The same conclusion could be derived from decision G 9/91 , where the purpose of an appeal procedure was described as mainly giving a losing party the possibility of challenging the decision of the opposition division (OD) on its merits, and where it was explicitly stated that it would not be in conformity with this purpose to consider grounds of opposition on which the decision of the OD had not been based.
Since the decision under appeal dealt exclusively with issues under A 123(2) and A 123(3), the board was barred from including considerations of other grounds of opposition when assessing the admissibility of [patent proprietor’s] requests.
 The board is not convinced by these arguments.
Decision G 1/93 addressed the specific problem of the relationship between the provisions of A 123(2) and (3), and analysed the conditions under which it was possible to maintain a granted claim containing subject matter extending beyond the content of the application as filed. When discussing the relationship between these provisions (cf. points  and  of the reasons), the EBA stated that both were mutually independent of each other and of equal weight, and that there was no room for an interpretation of this relationship depending on the facts of the individual case, i.e. depending on prior art considerations.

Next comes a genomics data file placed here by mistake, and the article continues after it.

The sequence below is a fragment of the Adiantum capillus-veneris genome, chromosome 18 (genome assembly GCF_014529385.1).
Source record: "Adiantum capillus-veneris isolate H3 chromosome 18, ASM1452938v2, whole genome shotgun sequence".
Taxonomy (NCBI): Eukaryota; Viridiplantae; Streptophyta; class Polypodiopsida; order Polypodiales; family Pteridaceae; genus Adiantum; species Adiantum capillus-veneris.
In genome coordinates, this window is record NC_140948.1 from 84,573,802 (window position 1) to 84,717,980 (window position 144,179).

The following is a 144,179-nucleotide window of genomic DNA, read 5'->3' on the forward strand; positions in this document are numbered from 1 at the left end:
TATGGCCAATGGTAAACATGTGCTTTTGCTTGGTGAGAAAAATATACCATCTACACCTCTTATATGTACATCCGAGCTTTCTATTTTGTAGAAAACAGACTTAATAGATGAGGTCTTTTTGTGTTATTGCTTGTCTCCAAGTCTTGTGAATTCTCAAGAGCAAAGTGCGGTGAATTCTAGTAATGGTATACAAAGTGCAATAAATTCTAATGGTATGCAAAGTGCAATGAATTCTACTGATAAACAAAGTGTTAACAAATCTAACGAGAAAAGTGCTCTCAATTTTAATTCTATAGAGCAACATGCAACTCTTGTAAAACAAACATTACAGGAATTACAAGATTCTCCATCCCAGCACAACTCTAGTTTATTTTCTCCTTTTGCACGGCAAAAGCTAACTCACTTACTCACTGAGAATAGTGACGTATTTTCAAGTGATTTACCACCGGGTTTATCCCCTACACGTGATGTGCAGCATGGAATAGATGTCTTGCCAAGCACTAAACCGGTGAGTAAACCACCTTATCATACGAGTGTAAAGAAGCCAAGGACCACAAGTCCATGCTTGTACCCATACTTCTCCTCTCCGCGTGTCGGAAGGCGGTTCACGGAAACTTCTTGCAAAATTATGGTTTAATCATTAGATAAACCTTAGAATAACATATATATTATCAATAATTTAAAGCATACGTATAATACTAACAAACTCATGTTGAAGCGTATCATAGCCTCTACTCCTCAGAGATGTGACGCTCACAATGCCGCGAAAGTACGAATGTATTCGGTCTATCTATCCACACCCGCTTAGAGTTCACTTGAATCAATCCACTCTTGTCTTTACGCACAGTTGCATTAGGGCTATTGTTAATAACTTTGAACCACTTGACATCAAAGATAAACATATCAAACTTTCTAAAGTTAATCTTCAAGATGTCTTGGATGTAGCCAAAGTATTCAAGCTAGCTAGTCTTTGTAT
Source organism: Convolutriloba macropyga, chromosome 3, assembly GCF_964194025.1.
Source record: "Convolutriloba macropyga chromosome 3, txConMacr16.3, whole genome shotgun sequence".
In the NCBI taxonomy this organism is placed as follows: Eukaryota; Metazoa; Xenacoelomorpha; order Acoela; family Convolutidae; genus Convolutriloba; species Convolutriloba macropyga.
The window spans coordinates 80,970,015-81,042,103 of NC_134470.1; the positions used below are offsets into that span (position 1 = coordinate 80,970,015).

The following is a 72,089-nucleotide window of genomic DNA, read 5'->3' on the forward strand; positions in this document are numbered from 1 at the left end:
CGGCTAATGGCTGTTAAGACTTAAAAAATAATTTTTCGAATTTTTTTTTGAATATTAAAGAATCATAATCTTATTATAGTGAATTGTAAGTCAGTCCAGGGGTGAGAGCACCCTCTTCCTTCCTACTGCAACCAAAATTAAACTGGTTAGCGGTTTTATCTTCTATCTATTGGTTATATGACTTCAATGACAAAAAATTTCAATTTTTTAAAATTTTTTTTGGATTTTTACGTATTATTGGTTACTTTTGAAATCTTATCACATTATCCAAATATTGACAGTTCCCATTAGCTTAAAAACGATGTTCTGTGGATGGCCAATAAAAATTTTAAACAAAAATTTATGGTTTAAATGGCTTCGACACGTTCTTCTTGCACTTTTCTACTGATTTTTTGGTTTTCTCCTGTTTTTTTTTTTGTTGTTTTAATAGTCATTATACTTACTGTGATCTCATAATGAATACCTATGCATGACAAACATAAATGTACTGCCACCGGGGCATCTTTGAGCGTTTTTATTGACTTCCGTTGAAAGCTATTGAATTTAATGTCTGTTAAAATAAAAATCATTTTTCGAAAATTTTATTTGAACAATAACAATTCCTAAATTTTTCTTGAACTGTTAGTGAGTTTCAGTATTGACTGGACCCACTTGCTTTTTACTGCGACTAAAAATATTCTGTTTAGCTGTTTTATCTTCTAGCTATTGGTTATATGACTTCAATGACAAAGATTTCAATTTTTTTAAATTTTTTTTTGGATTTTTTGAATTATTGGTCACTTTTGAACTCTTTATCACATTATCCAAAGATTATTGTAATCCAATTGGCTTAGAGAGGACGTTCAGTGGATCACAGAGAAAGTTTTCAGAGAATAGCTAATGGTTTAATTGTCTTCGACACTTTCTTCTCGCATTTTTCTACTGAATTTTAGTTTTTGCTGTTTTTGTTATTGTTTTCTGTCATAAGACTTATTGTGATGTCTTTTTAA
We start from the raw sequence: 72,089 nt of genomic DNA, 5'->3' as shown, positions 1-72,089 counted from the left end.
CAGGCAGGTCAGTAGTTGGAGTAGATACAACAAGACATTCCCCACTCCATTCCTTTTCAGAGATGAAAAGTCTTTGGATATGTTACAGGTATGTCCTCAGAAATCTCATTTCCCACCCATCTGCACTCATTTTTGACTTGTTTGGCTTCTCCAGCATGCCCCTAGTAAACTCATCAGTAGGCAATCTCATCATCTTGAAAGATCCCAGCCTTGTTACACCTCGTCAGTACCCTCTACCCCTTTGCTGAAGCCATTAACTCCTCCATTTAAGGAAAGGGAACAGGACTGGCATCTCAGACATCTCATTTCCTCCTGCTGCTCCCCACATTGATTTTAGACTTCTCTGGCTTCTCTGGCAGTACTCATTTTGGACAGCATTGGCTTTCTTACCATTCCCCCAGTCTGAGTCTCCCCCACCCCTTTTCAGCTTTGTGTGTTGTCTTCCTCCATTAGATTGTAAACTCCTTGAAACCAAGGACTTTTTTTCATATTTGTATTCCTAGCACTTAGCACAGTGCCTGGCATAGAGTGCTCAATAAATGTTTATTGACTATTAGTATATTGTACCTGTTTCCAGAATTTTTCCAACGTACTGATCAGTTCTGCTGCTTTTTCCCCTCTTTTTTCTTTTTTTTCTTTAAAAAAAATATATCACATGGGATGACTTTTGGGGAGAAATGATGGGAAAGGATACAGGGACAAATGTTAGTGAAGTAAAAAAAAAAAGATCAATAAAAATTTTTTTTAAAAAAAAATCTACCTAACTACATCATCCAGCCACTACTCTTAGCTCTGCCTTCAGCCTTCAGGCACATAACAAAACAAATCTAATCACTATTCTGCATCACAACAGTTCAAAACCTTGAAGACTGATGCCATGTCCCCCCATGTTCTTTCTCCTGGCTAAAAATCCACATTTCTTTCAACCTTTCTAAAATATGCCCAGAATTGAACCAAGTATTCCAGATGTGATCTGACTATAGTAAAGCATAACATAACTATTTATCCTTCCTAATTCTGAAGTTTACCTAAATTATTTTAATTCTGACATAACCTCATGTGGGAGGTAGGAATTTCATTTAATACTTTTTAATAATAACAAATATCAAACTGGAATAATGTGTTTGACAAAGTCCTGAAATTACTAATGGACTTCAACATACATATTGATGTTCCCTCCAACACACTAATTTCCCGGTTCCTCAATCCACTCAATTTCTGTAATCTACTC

In the present case, the board is not examining [patent proprietor’s] argument that the last half sentence of feature (d) of claim 1 as granted represented a limiting feature according to G 1/93 [headnote 2]. The question addressed by the board is that of the admissibility of late filed requests, and in this respect, decision G 1/93 is silent.
Decision G 9/91 was concerned with the question if the power of an OD or a board of appeal to examine and decide on the maintenance of a patent depended on the extent to which the patent was opposed in the notice of opposition. Regarding the purpose of appeal proceedings as mainly giving the losing party an opportunity to challenge a decision from an OD, and in view of the judicial nature of appeal proceedings, the EBA decided that it would in principle not be justified to introduce fresh grounds for opposition at the appeal stage (cf. Reasons, point ).
In the present case, novelty and inventive step were grounds of opposition from the beginning of the procedure, and the board is assessing a different question, i.e. the admissibility of late filed requests. The conclusions drawn in decision G 9/91 do not relate to the present case.
Thus, there is no legal reason preventing the board, when exercising its discretion under Article 13(1) RPBA, from taking into consideration the issues of novelty and inventive step on which the opposition was based from the very beginning.
 When deciding on the admissibility of late filed requests, the board does not consider it as a necessary prerequisite that the proposed amendments overcome all outstanding objections with certainty but that they result at least in an arguable case. The board sees no reason in admitting amendments which would result in clearly non-allowable requests as this would only lead to unnecessary delays.